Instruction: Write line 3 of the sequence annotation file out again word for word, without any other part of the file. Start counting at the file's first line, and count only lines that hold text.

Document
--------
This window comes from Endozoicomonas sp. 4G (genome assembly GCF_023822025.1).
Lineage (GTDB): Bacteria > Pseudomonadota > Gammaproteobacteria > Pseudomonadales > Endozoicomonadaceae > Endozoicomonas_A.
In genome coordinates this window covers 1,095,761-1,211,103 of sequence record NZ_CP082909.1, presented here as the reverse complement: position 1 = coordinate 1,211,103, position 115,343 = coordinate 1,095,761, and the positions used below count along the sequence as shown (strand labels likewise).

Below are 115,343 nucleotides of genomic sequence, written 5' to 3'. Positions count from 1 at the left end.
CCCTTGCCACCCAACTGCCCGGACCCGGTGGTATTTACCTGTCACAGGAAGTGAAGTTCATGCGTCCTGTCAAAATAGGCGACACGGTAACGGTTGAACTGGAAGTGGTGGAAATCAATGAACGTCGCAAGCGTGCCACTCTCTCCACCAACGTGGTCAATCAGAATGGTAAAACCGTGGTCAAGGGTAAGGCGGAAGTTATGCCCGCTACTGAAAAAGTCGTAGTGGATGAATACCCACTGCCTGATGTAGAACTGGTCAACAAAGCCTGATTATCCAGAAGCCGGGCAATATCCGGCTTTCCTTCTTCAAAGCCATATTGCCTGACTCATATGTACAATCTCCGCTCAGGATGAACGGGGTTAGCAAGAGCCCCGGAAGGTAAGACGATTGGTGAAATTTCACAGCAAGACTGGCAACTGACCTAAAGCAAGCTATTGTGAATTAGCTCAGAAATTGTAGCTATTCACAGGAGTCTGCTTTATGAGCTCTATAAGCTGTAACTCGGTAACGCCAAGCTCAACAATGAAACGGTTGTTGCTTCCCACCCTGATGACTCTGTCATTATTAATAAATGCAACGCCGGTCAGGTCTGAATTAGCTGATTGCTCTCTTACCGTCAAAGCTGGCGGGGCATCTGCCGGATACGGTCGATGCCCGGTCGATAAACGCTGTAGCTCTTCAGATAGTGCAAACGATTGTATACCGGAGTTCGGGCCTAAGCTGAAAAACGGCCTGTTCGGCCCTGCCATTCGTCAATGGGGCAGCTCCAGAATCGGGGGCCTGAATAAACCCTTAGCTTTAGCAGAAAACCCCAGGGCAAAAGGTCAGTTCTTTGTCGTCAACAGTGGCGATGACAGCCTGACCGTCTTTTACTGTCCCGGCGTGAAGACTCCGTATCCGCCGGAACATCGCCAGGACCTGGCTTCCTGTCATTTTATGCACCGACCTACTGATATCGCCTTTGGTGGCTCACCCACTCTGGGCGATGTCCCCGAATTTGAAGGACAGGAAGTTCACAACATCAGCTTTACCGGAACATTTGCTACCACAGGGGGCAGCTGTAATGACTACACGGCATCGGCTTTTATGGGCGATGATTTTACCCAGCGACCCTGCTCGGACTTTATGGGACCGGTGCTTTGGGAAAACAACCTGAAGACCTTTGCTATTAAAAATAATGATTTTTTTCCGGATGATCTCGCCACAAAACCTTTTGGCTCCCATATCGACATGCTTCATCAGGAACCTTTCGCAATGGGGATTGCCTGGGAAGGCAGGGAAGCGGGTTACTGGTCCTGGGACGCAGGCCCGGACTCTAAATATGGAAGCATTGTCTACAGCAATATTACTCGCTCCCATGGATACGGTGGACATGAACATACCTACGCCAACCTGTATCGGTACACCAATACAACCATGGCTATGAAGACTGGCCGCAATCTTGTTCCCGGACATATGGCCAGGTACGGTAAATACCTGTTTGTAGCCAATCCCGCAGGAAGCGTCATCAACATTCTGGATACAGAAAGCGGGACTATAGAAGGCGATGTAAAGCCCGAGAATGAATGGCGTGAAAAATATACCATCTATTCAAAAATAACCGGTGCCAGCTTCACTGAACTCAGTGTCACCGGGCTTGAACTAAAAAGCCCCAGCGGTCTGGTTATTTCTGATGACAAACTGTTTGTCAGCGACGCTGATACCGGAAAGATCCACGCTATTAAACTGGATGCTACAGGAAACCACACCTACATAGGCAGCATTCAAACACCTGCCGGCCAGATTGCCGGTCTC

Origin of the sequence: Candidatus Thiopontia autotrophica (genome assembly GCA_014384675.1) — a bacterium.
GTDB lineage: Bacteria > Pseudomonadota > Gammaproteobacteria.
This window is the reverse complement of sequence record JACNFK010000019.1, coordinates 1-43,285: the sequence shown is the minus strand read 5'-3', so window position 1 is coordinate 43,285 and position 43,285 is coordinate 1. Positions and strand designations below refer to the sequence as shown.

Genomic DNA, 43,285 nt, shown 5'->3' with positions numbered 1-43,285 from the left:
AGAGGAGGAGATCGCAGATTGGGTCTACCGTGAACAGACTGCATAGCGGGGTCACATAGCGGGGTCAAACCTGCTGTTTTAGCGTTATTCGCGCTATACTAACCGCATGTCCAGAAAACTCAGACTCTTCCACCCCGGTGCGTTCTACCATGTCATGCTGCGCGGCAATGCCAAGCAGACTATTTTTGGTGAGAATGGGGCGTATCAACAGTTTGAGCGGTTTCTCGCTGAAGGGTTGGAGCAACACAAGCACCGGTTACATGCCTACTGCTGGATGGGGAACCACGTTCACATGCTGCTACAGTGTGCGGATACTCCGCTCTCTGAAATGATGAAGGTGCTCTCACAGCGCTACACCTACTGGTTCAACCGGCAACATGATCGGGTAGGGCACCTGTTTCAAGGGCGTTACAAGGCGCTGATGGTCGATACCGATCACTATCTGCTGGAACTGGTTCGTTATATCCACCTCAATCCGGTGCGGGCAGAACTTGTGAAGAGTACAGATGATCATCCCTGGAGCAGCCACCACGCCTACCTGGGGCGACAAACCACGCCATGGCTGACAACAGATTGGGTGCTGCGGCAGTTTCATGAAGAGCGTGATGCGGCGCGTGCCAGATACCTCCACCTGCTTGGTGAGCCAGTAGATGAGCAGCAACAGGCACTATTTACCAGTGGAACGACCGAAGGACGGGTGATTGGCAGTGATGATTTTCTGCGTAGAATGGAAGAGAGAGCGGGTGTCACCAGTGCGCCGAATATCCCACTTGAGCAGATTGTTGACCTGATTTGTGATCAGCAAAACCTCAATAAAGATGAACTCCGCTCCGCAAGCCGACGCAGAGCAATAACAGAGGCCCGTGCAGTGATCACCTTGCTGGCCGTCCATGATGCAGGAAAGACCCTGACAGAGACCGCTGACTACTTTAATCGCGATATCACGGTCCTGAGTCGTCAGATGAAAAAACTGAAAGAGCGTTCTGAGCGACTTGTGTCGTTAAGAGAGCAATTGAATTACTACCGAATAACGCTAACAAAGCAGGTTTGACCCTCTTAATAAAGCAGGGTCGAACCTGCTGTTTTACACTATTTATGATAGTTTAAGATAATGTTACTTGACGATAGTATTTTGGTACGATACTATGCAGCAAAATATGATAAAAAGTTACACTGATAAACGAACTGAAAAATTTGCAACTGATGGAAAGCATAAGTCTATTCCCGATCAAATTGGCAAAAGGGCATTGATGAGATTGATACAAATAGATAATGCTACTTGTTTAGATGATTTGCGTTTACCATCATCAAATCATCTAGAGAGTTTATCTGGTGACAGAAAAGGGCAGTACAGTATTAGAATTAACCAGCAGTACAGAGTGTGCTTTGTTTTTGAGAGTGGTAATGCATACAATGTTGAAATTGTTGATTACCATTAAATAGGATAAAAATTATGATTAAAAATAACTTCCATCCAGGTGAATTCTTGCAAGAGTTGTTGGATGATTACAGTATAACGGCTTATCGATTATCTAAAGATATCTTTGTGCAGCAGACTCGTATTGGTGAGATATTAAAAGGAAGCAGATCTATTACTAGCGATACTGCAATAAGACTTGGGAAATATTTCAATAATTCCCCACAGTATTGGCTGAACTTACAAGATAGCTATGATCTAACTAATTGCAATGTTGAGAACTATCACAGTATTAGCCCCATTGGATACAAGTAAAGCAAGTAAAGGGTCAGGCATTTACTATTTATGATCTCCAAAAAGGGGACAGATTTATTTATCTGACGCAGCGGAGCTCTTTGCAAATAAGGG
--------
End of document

In genome coordinates this window covers 1,095,761-1,211,103 of sequence record NZ_CP082909.1, presented here as the reverse complement: position 1 = coordinate 1,211,103, position 115,343 = coordinate 1,095,761, and the positions used below count along the sequence as shown (strand labels likewise).